Effective Communication With The Non-Creative and Non-Technical Folks

It is very common to hear people say their last client was a pain, or that he didn’t “get it”, or “it looks ugly now because the guy wanted me to change this and that“.

Yes, I’m guilty, I said stuff like that many times before. But I probably shouldn’t have, and instead apply what I’ve learned from working in sales and marketing (5 years).

It’s usually the result of misinterpretation and a lack of communication between the creative and also technical mind (which would be you) and the non-creative mind (the client).

You just can’t expect a customer to tell you exactly what he wants, you’re the profesionnal, you got the skills, and you’re the one who spent years learning. Your customer wants to have the job done (which is why they hired you). You come from a different background than your client, you have different interests, values, opinions. You’re the bridge between the initial idea, the concept, the experience, and the content, the design, or if you prefer: the finished product.

If your client wants you to change this and that, make the header more blue-ish, the corners more rounded, or rewrite the text to make it more like… ok you get the idea. Basically your client is telling you this is not what he wants. It’s not the right “experience”.

which could be translated into:

It looks good (or sounds great), but it’s not exactly what I had in mind, it doesn’t convey the initial idea.”

Back to the drawing board!

Wait! You did exactly what your client asked you to!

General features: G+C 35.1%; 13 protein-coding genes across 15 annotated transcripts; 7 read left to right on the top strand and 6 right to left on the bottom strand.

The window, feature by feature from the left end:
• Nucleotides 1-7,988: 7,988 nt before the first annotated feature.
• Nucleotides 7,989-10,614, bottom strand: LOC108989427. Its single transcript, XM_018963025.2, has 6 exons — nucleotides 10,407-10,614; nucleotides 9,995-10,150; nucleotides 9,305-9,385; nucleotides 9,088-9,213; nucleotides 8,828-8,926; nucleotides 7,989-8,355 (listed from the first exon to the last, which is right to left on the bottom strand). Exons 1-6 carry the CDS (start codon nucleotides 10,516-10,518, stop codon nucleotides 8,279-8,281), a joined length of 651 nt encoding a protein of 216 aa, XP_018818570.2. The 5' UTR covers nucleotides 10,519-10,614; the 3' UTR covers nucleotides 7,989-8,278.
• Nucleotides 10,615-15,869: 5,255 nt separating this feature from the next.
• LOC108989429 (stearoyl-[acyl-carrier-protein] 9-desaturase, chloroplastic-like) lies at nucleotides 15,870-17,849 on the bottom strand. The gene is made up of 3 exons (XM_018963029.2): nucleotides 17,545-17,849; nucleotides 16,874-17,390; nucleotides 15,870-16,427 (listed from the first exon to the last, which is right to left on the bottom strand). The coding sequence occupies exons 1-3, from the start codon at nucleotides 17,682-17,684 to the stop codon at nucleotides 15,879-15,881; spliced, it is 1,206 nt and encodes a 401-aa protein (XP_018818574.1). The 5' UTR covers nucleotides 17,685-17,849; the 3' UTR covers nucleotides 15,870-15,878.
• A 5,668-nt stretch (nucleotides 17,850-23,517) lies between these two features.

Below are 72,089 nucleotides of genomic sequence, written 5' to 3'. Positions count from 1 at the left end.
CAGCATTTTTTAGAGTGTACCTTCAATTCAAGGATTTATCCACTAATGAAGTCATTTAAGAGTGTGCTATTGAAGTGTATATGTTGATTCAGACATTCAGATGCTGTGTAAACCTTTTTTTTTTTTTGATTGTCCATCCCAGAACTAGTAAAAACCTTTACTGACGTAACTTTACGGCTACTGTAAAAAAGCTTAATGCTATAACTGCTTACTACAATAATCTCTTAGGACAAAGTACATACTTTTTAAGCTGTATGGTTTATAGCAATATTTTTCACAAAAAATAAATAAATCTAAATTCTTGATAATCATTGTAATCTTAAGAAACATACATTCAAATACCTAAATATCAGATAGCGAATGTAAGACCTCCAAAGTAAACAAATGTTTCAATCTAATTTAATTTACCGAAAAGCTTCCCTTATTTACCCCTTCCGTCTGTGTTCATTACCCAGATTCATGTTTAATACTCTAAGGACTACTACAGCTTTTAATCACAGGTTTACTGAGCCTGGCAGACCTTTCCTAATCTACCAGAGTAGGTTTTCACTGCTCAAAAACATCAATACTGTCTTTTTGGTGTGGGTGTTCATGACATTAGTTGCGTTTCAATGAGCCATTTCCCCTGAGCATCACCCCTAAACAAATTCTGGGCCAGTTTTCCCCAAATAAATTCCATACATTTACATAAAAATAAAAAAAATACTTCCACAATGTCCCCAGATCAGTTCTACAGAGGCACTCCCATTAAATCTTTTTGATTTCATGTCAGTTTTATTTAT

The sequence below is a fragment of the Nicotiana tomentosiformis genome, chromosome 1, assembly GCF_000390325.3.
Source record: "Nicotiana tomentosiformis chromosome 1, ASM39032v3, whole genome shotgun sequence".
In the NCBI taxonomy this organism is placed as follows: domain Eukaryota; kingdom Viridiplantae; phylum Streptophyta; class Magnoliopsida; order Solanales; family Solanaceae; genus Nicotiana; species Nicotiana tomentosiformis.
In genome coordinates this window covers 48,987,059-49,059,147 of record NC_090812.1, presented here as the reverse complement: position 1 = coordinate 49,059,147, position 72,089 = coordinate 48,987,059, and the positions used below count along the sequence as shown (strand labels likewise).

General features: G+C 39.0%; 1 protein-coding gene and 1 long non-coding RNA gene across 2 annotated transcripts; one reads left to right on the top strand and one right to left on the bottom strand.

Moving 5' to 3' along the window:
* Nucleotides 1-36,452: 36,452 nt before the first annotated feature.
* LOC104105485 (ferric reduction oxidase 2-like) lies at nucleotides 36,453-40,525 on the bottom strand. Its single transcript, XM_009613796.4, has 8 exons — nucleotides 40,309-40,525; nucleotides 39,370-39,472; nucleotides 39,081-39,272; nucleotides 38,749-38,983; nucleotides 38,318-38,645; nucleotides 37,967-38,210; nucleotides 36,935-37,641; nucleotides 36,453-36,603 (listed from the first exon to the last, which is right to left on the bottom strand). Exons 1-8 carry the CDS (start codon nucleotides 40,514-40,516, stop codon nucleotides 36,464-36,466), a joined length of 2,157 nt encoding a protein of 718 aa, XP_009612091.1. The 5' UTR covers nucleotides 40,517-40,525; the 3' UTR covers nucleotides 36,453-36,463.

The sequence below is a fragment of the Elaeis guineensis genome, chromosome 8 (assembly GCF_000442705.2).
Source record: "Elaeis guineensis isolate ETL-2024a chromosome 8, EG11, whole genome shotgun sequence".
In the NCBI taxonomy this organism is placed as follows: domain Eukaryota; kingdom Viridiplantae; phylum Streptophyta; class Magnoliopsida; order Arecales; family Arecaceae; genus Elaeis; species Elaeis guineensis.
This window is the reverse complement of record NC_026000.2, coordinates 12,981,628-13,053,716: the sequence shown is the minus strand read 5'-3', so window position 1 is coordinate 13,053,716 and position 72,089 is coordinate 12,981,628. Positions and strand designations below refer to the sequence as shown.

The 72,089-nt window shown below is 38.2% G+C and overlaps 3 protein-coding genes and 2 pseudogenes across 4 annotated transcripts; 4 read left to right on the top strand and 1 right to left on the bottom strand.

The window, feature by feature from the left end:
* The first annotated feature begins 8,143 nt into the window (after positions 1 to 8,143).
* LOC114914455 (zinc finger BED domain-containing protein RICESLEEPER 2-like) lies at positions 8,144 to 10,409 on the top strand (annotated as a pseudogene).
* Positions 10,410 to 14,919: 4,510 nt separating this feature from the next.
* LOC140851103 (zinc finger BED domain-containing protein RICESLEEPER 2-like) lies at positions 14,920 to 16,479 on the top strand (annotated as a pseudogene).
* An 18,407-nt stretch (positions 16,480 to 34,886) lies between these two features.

Really? well, maybe, or maybe not…

Wearing Many Different Hats

In order to retain your customers, and make them want to do business with you again, you have to “forget about what you know” and think “retention” and “long term“. You have to be a sales rep and be able to wear different hats at the different stages of a project.

Your client has goals, can you help your client reach those goals?

It’s quite simple. You know your stuff more than anyone else, you spent years in school learning those skills, and you now work 20, 40 or even 60 hours a week in that field. Should your client trust your decisions?


What it comes down to is:

  • Being able to effectively communicate with your clients
  • Understand the “basic, non-technical jargon
  • Being able to read between the lines
  • Make things clear right from the start
  • My Own Experience

    I’m a musician and sound engineer, and when someone asks me something like:

    I would like to have a bigger sound, is it possible to make it sound more “warm“.

    How the heck to you define a “warm sound“? What does that mean? He means more bass or more mids?

    A bigger or warmer sound doesn’t mean anything really, it’s basically a perception/feeling thing. A fat guitar sound may mean something to you, but it doesn’t mean the same thing to me. A warmer sound would be more mid frequencies, a little more low end, and maybe a cut on the higher frequencies, but that’s my own perception.